That day in January was preceded by a series of increasingly destructive schemes launched by President Trump and his allies aiming to reverse Joe Biden’s win. Some occurred out in the open and were documented in real time … Others took place behind closed doors …
But the conspiracy started many months before, when Trump convinced his followers that only fraud could explain any election that didn’t result in his victory. As it became clear that he had lost, and not even that narrowly, Trump used that lie to propel a previously unthinkable attack on democracy. With the help of close aides, faraway operatives and admirers who needed to look no further than the President’s Twitter feed to understand what he wanted them to do, Trump tested every vulnerability in the democratic process — every weak point in the electoral system where, perhaps, someone could be convinced or bullied to ignore the will of the people.
When we hit publish on that story on Jan. 25, 2021, less than three weeks after the Capitol attack, the broad political consensus was – wrongly – that Jan. 6 was a discrete event, the real crime, the game-changer that deserved criminal investigation, public opprobrium, and a deep national self-reflection. It was being treated as sui generis, a protest that got out of hand, a political rally that unexpectedly turned into an out-of-control mob. Yes, the President may have instigated it, did nothing to stop it, and in fact praised it, but Jan. 6 was like Sept. 11 – a thunderclap under otherwise blue skies.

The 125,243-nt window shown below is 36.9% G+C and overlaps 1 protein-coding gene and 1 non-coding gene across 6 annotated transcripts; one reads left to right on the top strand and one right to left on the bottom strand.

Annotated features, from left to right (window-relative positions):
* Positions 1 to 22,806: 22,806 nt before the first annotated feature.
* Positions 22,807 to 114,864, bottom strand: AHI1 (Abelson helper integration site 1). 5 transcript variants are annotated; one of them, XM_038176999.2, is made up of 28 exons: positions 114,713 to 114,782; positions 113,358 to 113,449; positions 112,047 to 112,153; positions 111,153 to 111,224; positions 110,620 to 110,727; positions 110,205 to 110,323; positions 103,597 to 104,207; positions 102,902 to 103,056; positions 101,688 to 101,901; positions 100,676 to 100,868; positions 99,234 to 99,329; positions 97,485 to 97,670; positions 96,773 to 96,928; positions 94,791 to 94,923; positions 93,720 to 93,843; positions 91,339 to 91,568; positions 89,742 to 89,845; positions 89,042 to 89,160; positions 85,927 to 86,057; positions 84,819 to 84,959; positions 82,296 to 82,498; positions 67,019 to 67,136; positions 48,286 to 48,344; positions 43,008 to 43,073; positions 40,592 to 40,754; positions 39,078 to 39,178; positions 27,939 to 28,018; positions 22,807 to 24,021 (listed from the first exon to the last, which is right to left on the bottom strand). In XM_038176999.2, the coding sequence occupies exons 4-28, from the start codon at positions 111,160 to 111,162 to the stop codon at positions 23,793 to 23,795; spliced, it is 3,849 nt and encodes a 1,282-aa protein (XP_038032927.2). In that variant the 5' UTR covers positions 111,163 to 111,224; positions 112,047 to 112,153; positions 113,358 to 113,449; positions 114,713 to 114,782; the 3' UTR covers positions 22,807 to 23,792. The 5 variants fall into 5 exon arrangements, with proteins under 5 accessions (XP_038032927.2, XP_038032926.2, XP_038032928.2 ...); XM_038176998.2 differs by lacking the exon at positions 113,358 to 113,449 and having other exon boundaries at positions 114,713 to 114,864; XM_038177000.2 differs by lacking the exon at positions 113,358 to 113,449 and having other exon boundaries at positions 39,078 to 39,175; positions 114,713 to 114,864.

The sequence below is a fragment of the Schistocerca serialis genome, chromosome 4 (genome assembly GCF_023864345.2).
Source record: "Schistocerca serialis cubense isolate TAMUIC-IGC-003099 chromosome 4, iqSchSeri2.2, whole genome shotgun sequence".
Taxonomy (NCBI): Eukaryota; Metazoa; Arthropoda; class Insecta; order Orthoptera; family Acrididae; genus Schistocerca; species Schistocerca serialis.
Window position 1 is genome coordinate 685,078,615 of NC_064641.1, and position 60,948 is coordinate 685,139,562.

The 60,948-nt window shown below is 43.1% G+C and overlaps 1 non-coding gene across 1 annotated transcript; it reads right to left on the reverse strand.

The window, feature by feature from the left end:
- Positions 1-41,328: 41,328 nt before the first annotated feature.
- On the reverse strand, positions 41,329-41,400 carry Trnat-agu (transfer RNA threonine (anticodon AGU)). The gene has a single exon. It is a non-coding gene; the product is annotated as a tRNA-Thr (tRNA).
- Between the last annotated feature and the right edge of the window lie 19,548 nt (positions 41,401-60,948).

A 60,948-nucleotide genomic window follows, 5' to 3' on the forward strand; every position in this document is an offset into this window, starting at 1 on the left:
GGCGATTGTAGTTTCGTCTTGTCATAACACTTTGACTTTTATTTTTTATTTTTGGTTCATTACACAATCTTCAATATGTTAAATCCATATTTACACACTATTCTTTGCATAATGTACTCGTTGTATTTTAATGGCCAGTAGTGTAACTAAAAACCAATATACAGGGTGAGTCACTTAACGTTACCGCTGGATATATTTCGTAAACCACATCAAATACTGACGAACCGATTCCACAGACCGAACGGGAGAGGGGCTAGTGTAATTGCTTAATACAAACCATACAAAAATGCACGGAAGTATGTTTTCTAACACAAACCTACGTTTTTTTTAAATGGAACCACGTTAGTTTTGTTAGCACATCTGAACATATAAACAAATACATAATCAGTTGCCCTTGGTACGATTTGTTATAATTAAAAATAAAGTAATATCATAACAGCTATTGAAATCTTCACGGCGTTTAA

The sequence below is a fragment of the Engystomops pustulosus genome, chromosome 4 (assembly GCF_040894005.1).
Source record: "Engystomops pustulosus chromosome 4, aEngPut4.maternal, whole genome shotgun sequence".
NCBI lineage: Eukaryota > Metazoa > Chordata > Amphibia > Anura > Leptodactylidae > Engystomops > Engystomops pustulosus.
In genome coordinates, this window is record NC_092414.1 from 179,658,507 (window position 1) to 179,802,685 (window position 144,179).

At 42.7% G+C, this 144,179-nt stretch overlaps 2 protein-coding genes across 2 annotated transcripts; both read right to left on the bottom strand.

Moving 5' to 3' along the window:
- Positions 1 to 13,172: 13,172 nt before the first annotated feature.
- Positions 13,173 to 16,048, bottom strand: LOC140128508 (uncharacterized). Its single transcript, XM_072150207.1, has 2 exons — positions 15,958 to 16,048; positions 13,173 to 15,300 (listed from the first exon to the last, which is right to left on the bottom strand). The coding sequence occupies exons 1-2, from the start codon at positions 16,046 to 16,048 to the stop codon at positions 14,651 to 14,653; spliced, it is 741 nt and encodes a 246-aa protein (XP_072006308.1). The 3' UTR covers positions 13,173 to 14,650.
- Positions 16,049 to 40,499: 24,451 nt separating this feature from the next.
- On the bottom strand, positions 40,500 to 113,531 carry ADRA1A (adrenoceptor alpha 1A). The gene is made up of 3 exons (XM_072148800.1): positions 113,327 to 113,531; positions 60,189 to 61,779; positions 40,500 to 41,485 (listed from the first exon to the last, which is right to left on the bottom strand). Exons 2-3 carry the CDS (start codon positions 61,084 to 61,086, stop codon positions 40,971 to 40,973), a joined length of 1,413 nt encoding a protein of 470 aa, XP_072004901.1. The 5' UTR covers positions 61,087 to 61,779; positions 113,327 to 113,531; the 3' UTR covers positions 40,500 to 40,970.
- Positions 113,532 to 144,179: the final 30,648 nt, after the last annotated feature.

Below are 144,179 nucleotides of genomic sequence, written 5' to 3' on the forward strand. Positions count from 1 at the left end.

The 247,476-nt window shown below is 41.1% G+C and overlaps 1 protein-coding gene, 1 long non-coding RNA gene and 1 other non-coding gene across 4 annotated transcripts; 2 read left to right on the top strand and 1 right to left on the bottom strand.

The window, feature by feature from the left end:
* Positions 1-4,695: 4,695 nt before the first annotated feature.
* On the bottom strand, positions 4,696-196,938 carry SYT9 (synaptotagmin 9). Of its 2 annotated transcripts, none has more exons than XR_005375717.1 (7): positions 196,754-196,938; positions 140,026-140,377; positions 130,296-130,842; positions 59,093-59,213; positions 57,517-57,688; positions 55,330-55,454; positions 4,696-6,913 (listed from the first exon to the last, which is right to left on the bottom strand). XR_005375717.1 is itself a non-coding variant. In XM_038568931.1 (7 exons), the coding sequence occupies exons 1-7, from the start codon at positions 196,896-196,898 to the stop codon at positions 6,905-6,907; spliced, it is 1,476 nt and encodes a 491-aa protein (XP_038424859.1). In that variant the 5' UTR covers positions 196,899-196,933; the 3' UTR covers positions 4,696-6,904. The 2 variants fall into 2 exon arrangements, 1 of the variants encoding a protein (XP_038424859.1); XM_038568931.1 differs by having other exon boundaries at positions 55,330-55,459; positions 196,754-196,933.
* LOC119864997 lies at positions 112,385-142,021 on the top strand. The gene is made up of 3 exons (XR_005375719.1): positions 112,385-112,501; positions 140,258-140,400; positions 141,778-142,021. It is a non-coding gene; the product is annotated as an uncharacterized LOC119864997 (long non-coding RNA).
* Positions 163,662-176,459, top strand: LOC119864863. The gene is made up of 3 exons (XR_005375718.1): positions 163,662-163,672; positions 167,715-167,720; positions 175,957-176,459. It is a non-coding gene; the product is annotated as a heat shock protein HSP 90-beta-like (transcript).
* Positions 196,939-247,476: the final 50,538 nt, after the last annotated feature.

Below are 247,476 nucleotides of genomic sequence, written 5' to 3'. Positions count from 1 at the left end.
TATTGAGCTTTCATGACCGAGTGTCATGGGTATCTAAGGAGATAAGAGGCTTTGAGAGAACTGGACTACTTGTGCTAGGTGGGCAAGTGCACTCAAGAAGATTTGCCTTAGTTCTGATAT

We, and other close observers, knew otherwise. Jan. 6 was in fact the culmination of a months-long, labyrinthian conspiracy run out of the White House and directed by the President to ensure that he would retain power no matter the results of the election. The violence of Jan. 6 – the searing images of the Capitol swathed in smoke, American flagpoles being used as weapons, and national legislators running for the their lives from a mob unleashed by the President – had a catalyzing effect. But for a time it seemed like the focus on the violence – by mainstream media outlets, Republicans, and others who had either ignored or misunderstood what led to that point – would overwhelm and marginalize the larger reckoning that was due.